2015 Chase Diaries, Day 1, 5/28: Shelf near Dighton, KS

EDIT: Add the GPS log in the beginning, so any readers will have context on locations beforehand.

[GPS log, with locations mentioned in text annotated (Kansas City is far upper-right; Garden City and Scott City far left)]

0528_gpslog_annotated

Started the day in Kansas City, targeting Dodge City. The day before was a tornadofest, and conditions looked pretty similar, with slightly less instability. Weak mid/low-level flow suggested that storm structures could be messy, but the Plains in late May does magic.

But … the noise from a morning MCS woke me up. Quickly checked the radar and knew it was going to be one of those days – lots of “junkvection” everywhere to potentially ruin the setup. Unlike the day before. Okay, went back to sleep for another hour, and started late. I needed the rest (I’ll post the story later).

Left around 10:30 AM. The day started off inauspiciously, with a cop pulling me over for the second time in as many storm chasing trips. Seriously what the heck! Thankfully, and also the second time in as many cop encounters, the cop left me with just a warning. This was around Junction City.

By 3:30 I had reached La Crosse, KS and was at a crosshairs. Some sharp towering cumulus had developed nearby, and a cluster of storms had developed near the KS-CO border. Decided to wait a few minutes and feel the trends. Didn’t exactly want to drive all the way out west. Within those few minutes however, the radar and observational trends suggested the KS-CO storms were the way to go.

Fast forward to 5, I had passed Dighton and the storms (now with tornadoes observed on them) were encroaching on Scott City. As I wanted to avoid core punching, I made a fateful decision: take a dirt road “shortcut” to get ahead of the storm.

Bad mistake.

Miscue 1: saw running water over the road. Continued moving forward. They say “turn around, don’t drown” for a reason. The water was only a couple of inches deep but I could feel my car trying to float. So that freaked me out.

By this time the Scott City cell had noticeably become more linear in nature. Seeing new cells developing back around Dighton, I tried to take a “U-turn” of sorts via the dirt road network.

Miscue 2: Saw a muddy section with big water puddles. Okay, I’ll drive around the puddles through the drier areas. Which were muddy. So of course, the vehicle gets stuck.

Okay pretty scary stuff here, I’m stuck in the middle of nowhere and this big storm is a few miles west. I have to get out. I push on the accelerator, and I push, and I push some more. Get rid of some of the mud around the wheels. Rinse, repeat, get everything muddy. It takes about 15 minutes, but at last I free myself. Crisis averted. I immediately look for the nearest path back to the state highway. I’m drenched in sweat, but thankful to escape.

By this time the storm had pretty much become outflow dominant and I book it back to Dighton and points south. This is where the fun part begins.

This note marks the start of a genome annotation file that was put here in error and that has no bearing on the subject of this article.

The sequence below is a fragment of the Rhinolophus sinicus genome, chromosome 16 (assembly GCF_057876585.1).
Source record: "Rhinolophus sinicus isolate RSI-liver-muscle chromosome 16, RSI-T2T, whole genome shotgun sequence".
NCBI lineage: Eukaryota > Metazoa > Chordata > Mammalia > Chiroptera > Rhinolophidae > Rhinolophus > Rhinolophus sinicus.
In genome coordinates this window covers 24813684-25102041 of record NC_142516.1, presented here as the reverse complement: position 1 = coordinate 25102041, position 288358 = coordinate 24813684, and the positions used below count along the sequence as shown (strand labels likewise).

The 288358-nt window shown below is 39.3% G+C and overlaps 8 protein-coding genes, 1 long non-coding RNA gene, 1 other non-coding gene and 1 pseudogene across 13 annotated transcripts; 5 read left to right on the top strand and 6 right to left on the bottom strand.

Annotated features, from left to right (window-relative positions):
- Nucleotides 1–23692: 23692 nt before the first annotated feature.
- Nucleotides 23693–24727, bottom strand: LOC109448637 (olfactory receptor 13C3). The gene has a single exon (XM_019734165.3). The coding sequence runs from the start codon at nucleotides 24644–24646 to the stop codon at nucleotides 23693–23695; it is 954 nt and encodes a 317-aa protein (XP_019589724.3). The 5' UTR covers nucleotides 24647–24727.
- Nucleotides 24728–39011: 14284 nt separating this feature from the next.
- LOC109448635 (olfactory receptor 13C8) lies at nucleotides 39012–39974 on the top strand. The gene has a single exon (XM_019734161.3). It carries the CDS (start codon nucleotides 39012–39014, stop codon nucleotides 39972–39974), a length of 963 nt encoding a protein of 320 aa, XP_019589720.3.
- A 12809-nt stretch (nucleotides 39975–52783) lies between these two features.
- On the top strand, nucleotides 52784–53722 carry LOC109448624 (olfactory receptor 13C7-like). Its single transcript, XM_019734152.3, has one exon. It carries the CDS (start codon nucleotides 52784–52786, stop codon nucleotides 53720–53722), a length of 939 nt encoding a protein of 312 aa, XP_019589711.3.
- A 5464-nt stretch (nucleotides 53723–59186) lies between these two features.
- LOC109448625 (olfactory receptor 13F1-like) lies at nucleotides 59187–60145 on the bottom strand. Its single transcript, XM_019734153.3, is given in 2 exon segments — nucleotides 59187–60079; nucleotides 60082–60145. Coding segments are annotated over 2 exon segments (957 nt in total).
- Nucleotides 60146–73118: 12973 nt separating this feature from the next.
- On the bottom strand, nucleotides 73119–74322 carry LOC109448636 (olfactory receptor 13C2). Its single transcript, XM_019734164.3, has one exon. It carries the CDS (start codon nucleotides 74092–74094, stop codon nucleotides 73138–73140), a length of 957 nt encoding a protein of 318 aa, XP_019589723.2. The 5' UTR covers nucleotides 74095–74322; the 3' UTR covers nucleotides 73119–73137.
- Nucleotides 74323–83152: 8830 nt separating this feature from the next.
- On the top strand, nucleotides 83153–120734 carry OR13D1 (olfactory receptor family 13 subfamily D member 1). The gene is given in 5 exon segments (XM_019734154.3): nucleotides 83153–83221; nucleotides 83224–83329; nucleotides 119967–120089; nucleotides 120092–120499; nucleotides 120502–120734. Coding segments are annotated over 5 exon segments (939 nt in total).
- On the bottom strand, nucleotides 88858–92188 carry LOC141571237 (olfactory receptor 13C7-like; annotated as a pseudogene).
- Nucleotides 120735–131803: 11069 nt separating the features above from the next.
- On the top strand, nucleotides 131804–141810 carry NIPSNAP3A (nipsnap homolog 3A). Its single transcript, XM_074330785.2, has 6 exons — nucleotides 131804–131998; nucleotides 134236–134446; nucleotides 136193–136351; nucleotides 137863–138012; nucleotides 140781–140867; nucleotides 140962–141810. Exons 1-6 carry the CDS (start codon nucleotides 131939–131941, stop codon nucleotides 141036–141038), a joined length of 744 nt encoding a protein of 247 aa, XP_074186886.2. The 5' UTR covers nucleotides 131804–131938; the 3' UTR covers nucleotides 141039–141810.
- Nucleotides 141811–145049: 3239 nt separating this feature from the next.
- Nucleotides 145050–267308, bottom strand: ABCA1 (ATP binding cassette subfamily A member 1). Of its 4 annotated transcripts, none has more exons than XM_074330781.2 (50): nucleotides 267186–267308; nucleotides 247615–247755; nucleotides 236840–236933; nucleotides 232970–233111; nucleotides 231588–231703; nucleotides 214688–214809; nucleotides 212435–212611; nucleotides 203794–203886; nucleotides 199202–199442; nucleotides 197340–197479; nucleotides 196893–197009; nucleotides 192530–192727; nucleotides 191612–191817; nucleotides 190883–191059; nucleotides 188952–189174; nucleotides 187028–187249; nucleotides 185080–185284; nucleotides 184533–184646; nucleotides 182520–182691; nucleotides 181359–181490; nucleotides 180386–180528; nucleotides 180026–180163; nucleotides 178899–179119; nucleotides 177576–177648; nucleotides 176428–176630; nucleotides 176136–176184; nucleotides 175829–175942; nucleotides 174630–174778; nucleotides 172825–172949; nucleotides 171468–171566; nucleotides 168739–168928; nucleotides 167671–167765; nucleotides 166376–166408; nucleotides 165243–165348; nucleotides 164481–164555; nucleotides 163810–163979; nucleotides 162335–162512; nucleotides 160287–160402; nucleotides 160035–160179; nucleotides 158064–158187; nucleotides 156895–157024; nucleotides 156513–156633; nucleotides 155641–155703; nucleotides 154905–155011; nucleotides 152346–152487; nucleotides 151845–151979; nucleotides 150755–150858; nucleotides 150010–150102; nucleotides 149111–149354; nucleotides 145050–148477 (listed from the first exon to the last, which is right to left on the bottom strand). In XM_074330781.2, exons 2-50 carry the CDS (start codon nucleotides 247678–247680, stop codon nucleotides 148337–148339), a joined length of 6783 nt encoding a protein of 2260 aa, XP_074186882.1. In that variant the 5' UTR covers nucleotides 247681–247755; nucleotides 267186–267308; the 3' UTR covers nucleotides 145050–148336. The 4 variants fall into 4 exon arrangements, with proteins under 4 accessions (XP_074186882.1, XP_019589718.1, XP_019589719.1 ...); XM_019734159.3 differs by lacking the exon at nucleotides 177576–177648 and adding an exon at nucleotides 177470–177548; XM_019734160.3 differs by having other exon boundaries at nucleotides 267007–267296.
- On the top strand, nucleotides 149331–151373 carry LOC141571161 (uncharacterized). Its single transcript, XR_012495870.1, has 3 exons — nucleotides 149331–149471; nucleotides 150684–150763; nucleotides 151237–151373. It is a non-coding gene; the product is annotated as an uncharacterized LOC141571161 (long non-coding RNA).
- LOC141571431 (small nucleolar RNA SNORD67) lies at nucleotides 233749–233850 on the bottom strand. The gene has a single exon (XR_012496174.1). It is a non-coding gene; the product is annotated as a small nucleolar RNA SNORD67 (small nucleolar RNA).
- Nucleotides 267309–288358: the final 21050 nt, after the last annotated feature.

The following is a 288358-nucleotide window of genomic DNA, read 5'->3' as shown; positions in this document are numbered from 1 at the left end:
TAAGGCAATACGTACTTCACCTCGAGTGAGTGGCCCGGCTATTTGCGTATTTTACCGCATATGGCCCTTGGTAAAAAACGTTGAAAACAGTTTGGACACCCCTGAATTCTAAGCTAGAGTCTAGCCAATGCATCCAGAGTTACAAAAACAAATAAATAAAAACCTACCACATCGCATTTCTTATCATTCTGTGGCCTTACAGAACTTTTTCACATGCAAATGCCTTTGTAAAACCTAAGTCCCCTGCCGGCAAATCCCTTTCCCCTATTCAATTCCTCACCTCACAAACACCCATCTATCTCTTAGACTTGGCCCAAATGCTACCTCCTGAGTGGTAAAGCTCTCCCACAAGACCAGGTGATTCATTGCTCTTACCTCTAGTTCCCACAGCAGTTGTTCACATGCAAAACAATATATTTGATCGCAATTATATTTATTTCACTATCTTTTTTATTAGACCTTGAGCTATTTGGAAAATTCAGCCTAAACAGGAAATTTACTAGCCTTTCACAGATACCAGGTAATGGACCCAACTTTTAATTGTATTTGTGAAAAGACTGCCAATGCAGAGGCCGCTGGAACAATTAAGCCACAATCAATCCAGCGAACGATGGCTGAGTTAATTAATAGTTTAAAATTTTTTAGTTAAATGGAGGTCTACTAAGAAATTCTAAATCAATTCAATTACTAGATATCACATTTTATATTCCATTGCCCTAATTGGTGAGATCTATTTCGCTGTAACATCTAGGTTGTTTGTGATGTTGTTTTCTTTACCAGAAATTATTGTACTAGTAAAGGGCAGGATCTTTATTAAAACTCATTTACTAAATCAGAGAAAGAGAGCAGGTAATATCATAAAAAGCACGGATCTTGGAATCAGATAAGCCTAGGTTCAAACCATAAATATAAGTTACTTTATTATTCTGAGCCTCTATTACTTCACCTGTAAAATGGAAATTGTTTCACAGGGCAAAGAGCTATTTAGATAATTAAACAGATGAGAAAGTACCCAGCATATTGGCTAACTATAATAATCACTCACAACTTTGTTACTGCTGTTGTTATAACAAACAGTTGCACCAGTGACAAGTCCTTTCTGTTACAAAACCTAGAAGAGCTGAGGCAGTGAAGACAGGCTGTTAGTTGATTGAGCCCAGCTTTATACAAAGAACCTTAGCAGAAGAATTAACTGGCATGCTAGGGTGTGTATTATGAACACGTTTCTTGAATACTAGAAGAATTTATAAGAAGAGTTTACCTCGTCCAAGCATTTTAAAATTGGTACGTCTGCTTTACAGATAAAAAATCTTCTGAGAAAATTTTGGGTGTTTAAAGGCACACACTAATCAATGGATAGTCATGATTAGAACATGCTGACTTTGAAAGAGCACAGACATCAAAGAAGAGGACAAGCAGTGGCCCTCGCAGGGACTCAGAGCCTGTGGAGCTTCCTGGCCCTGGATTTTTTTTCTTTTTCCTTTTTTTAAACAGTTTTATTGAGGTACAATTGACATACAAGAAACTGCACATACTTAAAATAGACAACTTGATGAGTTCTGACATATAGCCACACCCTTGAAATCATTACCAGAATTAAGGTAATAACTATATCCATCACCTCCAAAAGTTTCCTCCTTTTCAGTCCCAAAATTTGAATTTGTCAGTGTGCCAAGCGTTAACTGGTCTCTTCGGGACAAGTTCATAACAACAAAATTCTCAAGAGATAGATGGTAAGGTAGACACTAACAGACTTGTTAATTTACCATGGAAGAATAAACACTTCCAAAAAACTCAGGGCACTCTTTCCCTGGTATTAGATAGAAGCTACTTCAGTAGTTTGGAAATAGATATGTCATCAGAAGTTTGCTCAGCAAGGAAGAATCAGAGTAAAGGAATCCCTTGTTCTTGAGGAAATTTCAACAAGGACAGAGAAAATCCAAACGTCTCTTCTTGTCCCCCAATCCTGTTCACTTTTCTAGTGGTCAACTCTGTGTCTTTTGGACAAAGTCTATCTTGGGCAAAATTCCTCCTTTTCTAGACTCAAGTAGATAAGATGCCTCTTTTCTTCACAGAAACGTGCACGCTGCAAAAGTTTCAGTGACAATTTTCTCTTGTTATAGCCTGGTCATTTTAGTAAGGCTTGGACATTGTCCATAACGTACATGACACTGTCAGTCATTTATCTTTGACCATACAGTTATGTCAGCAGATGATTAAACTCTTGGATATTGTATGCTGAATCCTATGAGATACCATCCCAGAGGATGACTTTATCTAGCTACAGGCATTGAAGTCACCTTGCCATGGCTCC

Massive shelf cloud to the west bearing down on me:

20150528-DSC_7734

The green/blue hue in the clouds was unmistakable, and this picture does not do it justice. The cloud mass seemed to be rotating (idk, transitioning shelf cloud?). It had some pretty rapid motions, and velocity radar data at the time confirms that.

I outrace the MCS to the south and chase the storm chaser convergence east of Garden City. By this time the gust front had reached out well beyond the storm and could be observed visually (boundary between clouds and no clouds, essentially):

20150528-DSC_7746

Winds were SF fog like cold and strong. Yeah, tornado chances are toast. Waited awhile between Garden City and Jetmore just to see what would happen with developing cells on the southern flank of the expanding MCS. Some nice cloud formations in the distance but nothing got going, not surprisingly.

As I waited a new storm blew up right over me, and instead of taking the quick route to Cimarron and to my lodgings in Dodge City, I chose to take a detour to Jetmore to avoid any heavy rain/hail cores. New storms continued blowing up all around, and by the time I got south of Jetmore I got a view of this interesting cloud formation:

20150528-DSC_7754 20150528-DSC_7768

Trust me, it tried to spin in the low-levels. But of course very outflowly. Pretty cool looking though. Right after the second shot I ended up getting cored on anyway.

Got to Dodge City around 8:30 PM. Later in the evening while getting dinner I got one final surprise from Mother Nature. While waiting for my food, a lightning bolt struck very close to me (no time between flash and the massive boom).

I got lucky more than a few times today, I’ll leave it at that.

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